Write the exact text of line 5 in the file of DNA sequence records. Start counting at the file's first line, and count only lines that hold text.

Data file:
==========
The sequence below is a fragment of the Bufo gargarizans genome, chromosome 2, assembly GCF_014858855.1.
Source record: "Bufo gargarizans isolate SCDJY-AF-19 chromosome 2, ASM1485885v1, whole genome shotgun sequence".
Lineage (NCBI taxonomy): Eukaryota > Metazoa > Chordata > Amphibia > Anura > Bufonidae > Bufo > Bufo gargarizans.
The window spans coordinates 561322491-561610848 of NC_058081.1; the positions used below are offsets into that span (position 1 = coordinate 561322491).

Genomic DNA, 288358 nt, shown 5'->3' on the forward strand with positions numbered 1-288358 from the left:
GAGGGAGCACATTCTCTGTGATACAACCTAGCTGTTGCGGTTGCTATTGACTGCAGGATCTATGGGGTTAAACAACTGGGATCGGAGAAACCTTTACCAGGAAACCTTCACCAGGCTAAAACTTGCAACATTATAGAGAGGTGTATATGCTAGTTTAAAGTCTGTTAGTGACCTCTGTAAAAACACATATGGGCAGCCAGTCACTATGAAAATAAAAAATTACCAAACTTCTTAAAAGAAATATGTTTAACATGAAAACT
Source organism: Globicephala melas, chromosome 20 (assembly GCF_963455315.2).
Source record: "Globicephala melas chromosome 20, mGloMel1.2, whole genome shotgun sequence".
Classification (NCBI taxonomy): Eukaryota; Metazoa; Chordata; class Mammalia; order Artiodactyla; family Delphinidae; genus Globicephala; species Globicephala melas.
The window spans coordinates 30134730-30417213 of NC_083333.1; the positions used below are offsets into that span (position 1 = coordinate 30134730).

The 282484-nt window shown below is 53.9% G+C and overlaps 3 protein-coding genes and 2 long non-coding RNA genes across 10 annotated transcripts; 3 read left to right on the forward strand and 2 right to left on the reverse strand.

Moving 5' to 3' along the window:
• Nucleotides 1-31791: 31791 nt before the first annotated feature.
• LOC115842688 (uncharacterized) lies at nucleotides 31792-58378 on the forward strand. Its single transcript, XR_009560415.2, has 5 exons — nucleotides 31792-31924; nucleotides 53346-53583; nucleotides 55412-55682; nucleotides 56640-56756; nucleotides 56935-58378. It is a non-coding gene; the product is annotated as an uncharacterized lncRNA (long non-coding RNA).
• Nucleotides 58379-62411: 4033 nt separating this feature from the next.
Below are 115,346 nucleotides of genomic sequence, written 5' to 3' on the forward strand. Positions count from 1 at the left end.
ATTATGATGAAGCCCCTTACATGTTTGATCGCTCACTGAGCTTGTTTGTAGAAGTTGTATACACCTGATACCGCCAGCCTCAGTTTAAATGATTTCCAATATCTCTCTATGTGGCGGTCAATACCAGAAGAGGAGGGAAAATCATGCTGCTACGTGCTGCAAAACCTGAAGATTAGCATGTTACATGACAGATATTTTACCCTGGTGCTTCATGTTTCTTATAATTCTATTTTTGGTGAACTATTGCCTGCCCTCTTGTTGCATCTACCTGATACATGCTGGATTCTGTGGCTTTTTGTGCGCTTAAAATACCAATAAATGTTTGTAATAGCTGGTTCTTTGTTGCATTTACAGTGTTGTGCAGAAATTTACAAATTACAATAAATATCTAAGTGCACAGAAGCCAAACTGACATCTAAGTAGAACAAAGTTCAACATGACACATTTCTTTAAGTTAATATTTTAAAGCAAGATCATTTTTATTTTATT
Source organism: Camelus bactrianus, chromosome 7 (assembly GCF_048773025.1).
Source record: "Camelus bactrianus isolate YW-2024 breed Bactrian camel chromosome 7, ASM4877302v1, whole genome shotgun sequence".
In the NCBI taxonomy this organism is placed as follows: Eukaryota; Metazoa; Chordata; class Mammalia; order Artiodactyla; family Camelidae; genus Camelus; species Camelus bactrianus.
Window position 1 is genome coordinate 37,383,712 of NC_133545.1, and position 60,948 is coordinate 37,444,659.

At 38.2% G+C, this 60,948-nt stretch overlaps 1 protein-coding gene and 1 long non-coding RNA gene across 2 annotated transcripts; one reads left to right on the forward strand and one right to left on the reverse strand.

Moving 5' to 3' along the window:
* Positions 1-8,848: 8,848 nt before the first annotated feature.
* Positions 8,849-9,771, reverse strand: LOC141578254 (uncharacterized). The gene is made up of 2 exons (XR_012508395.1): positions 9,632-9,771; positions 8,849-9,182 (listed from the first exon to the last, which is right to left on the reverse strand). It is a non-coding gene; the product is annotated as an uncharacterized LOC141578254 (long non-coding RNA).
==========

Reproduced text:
Genomic DNA, 288358 nt, shown 5'->3' on the forward strand with positions numbered 1-288358 from the left: